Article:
Phillip O'Riordan

Phillip O'Riordan

Phil is a third year Bachelor of Commerce student majoring in Economics and Finance. He was originally interested in studying medicine and biology but after being introduced to economics developed a special interest in how economic theories can be applied to everyday life. He still has a soft-spot for biology, and is also particularly interested in American politics (and football), travelling, golf and improving his German.

The prisoners dilemma – the economic issues of America’s for-profit prisons

By · October 8th, 2014

Phillip O’Riordan examines America’s for-profit prisons and highlights the economic incentives influencing how they operate.

The classroom monopoly – why graphing calculators cost so much

By · September 17th, 2014

Phillip O’Riordan examines Texas Instruments’ monopoly on the graphing calculator market.

Blood money – should blood donors be paid?

By · August 13th, 2014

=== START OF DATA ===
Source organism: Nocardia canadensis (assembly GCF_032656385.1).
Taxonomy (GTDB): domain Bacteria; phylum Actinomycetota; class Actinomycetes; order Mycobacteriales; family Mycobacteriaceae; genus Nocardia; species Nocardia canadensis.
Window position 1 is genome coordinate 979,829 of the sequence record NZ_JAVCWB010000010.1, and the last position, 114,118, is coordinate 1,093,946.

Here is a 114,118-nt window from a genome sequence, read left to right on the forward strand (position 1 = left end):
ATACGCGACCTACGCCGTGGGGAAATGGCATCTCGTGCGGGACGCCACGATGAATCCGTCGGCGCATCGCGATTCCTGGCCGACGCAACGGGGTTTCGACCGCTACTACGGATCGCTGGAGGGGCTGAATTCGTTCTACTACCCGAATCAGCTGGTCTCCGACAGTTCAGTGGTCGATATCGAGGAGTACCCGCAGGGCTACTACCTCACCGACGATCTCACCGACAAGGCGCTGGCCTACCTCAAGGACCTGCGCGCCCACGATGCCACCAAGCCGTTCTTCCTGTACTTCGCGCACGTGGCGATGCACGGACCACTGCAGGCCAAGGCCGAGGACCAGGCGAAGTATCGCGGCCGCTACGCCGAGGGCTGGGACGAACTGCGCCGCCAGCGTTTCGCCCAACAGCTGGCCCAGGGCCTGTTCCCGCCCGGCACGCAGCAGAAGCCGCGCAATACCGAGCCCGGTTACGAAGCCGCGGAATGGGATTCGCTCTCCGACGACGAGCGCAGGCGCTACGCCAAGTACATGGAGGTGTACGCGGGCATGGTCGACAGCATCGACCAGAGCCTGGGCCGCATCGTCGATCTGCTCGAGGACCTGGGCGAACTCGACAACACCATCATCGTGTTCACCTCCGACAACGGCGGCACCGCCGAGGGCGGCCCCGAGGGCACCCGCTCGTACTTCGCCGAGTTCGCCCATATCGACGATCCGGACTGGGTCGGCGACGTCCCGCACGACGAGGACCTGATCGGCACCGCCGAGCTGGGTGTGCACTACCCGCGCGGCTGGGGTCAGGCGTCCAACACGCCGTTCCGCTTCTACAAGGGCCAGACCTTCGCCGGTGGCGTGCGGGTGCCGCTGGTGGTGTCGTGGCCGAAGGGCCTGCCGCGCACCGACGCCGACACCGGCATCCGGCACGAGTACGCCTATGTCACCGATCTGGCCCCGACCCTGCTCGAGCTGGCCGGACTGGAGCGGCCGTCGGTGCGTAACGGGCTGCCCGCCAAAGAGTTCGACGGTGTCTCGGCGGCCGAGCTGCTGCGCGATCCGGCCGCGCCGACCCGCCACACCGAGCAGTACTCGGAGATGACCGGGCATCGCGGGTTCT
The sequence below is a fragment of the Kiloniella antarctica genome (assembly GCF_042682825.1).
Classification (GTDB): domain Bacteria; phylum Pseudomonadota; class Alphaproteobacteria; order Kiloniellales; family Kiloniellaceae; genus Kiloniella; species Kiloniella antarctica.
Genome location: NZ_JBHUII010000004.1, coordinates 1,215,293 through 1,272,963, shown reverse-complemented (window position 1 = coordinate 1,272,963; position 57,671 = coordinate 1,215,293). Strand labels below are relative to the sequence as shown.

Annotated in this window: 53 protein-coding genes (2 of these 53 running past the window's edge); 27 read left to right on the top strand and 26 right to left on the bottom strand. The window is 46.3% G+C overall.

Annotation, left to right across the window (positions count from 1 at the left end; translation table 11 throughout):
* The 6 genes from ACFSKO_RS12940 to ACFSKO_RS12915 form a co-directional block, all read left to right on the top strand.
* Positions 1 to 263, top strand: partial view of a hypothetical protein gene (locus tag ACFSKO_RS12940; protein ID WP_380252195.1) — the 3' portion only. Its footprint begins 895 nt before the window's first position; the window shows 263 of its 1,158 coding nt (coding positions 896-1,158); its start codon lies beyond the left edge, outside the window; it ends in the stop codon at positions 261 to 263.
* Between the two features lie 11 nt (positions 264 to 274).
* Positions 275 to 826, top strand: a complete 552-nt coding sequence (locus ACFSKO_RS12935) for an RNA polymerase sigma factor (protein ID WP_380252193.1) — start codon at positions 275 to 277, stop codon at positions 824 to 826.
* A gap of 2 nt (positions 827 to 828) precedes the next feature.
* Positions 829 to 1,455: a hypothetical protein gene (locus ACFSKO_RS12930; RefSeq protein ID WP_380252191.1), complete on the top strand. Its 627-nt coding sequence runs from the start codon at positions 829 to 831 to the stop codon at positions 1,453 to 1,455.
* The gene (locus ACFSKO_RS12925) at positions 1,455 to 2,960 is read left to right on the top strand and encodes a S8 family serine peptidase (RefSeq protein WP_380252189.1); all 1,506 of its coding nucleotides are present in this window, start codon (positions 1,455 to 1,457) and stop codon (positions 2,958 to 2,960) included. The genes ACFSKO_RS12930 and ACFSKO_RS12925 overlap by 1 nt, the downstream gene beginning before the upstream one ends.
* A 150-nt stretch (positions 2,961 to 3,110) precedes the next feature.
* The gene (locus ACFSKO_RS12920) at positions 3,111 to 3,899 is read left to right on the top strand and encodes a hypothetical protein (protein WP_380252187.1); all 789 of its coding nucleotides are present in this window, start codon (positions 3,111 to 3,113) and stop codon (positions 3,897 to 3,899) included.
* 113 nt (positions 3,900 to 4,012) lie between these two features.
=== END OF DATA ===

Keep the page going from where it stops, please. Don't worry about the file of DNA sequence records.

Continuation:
Australia is facing a budget blowout – a plasma budget blowout. Phillip O’Riordan examines the merits of remunerating blood donors.

Monetising organ donations

By · June 11th, 2014

Philip O’Riordan considers the merits of monetising organ donation. Would it solve the problem?

The disposable home: why Japanese real estate is failing

By · May 14th, 2014

Most Japanese homes (excluding the land) have lost all resale value within 15 years of construction. Philip O’Riordan examines why.

Is learning a foreign language worth it?

By · April 23rd, 2014

Philip O’Riordan examines the merits of learning foreign languages.

Banking on luck: are prize-linked bank accounts the perfect product for non-savers?

By · March 19th, 2014

Philip O’Riordan examines the economic rationale behind prize-linked savings accounts.

Spain’s tax on sunlight – the candle makers’ tax?

By · October 16th, 2013

How a solar power industry is born and buried: Phillip O’Riordan looks at the case of government intervention in Spain.

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